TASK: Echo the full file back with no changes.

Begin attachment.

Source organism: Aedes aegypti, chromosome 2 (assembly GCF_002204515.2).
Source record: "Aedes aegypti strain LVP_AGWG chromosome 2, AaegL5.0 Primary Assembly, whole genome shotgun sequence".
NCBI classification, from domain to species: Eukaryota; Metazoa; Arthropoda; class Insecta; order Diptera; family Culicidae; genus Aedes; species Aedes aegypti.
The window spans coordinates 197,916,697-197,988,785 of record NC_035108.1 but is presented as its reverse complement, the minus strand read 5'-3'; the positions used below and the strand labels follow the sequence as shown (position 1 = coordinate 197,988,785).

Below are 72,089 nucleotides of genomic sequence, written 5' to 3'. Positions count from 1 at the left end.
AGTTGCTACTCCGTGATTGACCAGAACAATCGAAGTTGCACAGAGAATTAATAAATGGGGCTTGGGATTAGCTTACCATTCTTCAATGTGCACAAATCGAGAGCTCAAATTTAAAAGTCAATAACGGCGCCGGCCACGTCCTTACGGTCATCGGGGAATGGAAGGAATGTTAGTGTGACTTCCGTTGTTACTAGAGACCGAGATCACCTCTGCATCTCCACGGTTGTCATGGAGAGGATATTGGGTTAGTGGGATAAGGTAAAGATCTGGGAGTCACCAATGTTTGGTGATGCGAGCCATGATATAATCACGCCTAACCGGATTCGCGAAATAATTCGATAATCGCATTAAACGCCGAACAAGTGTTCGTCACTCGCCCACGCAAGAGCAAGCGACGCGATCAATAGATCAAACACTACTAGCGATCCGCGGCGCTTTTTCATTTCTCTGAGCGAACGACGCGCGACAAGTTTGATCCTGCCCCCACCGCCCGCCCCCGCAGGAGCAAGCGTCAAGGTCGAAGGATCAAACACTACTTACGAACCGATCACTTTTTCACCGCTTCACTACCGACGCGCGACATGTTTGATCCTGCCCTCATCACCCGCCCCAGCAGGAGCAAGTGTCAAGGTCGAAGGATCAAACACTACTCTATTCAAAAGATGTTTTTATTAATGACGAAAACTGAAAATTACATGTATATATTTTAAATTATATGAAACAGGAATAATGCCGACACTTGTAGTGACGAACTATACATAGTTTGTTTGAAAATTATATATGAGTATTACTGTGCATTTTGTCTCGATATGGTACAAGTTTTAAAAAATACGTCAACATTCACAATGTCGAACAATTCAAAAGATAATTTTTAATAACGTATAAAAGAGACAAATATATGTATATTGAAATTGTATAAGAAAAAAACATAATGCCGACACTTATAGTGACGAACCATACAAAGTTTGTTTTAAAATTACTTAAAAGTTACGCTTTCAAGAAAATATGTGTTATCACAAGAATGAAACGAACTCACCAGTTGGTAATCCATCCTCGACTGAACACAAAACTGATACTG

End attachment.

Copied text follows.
Source organism: Aedes aegypti, chromosome 2 (assembly GCF_002204515.2).
Source record: "Aedes aegypti strain LVP_AGWG chromosome 2, AaegL5.0 Primary Assembly, whole genome shotgun sequence".
NCBI classification, from domain to species: Eukaryota; Metazoa; Arthropoda; class Insecta; order Diptera; family Culicidae; genus Aedes; species Aedes aegypti.
The window spans coordinates 197,916,697-197,988,785 of record NC_035108.1 but is presented as its reverse complement, the minus strand read 5'-3'; the positions used below and the strand labels follow the sequence as shown (position 1 = coordinate 197,988,785).

Below are 72,089 nucleotides of genomic sequence, written 5' to 3'. Positions count from 1 at the left end.
AGTTGCTACTCCGTGATTGACCAGAACAATCGAAGTTGCACAGAGAATTAATAAATGGGGCTTGGGATTAGCTTACCATTCTTCAATGTGCACAAATCGAGAGCTCAAATTTAAAAGTCAATAACGGCGCCGGCCACGTCCTTACGGTCATCGGGGAATGGAAGGAATGTTAGTGTGACTTCCGTTGTTACTAGAGACCGAGATCACCTCTGCATCTCCACGGTTGTCATGGAGAGGATATTGGGTTAGTGGGATAAGGTAAAGATCTGGGAGTCACCAATGTTTGGTGATGCGAGCCATGATATAATCACGCCTAACCGGATTCGCGAAATAATTCGATAATCGCATTAAACGCCGAACAAGTGTTCGTCACTCGCCCACGCAAGAGCAAGCGACGCGATCAATAGATCAAACACTACTAGCGATCCGCGGCGCTTTTTCATTTCTCTGAGCGAACGACGCGCGACAAGTTTGATCCTGCCCCCACCGCCCGCCCCCGCAGGAGCAAGCGTCAAGGTCGAAGGATCAAACACTACTTACGAACCGATCACTTTTTCACCGCTTCACTACCGACGCGCGACATGTTTGATCCTGCCCTCATCACCCGCCCCAGCAGGAGCAAGTGTCAAGGTCGAAGGATCAAACACTACTCTATTCAAAAGATGTTTTTATTAATGACGAAAACTGAAAATTACATGTATATATTTTAAATTATATGAAACAGGAATAATGCCGACACTTGTAGTGACGAACTATACATAGTTTGTTTGAAAATTATATATGAGTATTACTGTGCATTTTGTCTCGATATGGTACAAGTTTTAAAAAATACGTCAACATTCACAATGTCGAACAATTCAAAAGATAATTTTTAATAACGTATAAAAGAGACAAATATATGTATATTGAAATTGTATAAGAAAAAAACATAATGCCGACACTTATAGTGACGAACCATACAAAGTTTGTTTTAAAATTACTTAAAAGTTACGCTTTCAAGAAAATATGTGTTATCACAAGAATGAAACGAACTCACCAGTTGGTAATCCATCCTCGACTGAACACAAAACTGATACTG